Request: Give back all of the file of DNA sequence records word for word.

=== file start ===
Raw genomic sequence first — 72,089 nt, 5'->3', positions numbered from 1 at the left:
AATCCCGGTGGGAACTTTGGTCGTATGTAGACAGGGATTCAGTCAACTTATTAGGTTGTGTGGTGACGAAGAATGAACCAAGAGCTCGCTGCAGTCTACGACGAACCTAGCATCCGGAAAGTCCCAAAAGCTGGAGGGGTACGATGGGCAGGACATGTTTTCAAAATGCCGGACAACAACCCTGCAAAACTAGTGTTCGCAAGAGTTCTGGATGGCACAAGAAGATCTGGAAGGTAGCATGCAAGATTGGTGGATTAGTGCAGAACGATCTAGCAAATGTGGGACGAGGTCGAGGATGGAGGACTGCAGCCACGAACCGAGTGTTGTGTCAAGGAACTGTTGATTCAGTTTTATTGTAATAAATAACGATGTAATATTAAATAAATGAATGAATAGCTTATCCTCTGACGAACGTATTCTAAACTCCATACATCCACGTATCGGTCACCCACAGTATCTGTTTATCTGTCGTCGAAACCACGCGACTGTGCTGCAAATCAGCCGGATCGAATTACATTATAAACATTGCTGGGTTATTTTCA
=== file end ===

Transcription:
Raw genomic sequence first — 72,089 nt, 5'->3', positions numbered from 1 at the left:
AATCCCGGTGGGAACTTTGGTCGTATGTAGACAGGGATTCAGTCAACTTATTAGGTTGTGTGGTGACGAAGAATGAACCAAGAGCTCGCTGCAGTCTACGACGAACCTAGCATCCGGAAAGTCCCAAAAGCTGGAGGGGTACGATGGGCAGGACATGTTTTCAAAATGCCGGACAACAACCCTGCAAAACTAGTGTTCGCAAGAGTTCTGGATGGCACAAGAAGATCTGGAAGGTAGCATGCAAGATTGGTGGATTAGTGCAGAACGATCTAGCAAATGTGGGACGAGGTCGAGGATGGAGGACTGCAGCCACGAACCGAGTGTTGTGTCAAGGAACTGTTGATTCAGTTTTATTGTAATAAATAACGATGTAATATTAAATAAATGAATGAATAGCTTATCCTCTGACGAACGTATTCTAAACTCCATACATCCACGTATCGGTCACCCACAGTATCTGTTTATCTGTCGTCGAAACCACGCGACTGTGCTGCAAATCAGCCGGATCGAATTACATTATAAACATTGCTGGGTTATTTTCA